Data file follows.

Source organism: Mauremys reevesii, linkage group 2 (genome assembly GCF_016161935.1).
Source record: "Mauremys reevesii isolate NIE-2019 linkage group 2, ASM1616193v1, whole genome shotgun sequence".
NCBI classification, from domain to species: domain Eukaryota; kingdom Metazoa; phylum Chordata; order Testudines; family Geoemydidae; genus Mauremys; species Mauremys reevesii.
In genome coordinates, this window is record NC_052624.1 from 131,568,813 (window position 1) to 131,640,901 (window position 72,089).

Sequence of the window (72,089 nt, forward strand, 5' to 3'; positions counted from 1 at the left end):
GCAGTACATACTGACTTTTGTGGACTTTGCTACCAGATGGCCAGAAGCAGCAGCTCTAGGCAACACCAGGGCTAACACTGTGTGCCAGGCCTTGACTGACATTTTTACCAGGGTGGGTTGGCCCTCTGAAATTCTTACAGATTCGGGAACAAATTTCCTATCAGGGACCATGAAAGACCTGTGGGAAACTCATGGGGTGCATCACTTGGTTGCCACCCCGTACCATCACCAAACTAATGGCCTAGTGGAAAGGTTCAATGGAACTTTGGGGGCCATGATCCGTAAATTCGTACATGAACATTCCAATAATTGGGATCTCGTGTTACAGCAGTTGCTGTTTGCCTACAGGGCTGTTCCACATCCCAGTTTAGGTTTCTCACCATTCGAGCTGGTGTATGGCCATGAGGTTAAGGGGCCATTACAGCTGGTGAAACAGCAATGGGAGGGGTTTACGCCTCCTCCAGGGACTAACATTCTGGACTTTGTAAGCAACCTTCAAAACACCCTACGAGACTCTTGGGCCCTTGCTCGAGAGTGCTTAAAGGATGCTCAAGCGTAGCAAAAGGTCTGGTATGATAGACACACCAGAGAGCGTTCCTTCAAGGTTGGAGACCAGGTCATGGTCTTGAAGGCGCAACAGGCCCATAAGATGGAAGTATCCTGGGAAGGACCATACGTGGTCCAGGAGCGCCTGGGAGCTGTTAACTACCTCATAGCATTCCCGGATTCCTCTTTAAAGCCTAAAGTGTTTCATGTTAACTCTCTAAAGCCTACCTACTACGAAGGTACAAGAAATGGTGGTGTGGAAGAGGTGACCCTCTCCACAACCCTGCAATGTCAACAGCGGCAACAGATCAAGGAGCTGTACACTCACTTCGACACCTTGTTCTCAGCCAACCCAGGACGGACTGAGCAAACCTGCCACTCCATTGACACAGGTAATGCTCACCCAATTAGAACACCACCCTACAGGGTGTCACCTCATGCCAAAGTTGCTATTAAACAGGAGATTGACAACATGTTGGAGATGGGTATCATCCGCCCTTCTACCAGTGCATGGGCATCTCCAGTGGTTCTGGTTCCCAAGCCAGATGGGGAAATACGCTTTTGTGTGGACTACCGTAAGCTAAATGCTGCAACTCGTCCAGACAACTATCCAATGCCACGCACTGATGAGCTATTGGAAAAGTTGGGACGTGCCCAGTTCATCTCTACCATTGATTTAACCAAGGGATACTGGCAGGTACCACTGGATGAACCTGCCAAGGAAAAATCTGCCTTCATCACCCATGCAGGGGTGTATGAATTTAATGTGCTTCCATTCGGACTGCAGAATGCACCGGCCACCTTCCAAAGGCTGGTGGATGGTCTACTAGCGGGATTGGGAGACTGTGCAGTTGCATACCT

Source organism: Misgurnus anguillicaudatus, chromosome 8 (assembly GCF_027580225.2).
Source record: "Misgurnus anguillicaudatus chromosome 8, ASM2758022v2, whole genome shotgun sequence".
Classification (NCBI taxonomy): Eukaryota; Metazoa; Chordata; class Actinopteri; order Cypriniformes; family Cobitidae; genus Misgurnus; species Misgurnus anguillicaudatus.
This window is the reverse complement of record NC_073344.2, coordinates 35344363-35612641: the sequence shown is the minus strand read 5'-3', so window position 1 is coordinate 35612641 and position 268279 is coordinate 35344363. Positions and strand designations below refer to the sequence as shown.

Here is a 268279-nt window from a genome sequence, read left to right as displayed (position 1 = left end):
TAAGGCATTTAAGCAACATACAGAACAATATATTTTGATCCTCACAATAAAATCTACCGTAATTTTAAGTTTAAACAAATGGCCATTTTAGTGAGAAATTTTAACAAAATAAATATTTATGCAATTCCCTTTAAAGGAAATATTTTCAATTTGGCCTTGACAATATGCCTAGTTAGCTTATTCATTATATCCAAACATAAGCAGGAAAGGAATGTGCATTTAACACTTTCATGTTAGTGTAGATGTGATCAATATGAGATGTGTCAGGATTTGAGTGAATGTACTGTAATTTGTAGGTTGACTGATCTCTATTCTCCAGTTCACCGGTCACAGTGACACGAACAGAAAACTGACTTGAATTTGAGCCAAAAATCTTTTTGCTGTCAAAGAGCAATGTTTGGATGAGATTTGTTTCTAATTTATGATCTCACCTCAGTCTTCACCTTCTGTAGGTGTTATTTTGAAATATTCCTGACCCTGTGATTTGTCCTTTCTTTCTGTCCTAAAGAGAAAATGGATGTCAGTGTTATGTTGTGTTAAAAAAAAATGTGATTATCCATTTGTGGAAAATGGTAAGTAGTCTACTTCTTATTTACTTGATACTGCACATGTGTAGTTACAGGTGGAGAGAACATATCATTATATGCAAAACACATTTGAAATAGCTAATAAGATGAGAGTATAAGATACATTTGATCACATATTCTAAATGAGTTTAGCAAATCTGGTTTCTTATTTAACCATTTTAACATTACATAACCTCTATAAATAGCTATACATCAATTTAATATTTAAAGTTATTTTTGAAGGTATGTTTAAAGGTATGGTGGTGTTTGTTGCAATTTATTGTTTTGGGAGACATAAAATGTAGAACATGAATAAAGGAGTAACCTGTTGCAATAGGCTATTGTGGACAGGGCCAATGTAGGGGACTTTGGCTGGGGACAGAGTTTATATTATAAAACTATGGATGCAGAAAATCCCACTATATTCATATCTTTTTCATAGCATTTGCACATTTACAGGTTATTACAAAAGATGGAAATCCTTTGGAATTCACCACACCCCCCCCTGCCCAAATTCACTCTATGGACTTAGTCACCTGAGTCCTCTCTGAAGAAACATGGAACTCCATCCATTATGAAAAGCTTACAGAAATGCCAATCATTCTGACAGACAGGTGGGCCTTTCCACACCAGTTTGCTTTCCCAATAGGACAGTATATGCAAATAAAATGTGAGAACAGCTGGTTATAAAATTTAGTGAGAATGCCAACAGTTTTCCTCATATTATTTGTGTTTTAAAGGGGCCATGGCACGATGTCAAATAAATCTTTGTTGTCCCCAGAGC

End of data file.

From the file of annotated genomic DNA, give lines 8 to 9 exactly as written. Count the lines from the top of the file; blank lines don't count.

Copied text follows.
Source record: "Misgurnus anguillicaudatus chromosome 8, ASM2758022v2, whole genome shotgun sequence".
Classification (NCBI taxonomy): Eukaryota; Metazoa; Chordata; class Actinopteri; order Cypriniformes; family Cobitidae; genus Misgurnus; species Misgurnus anguillicaudatus.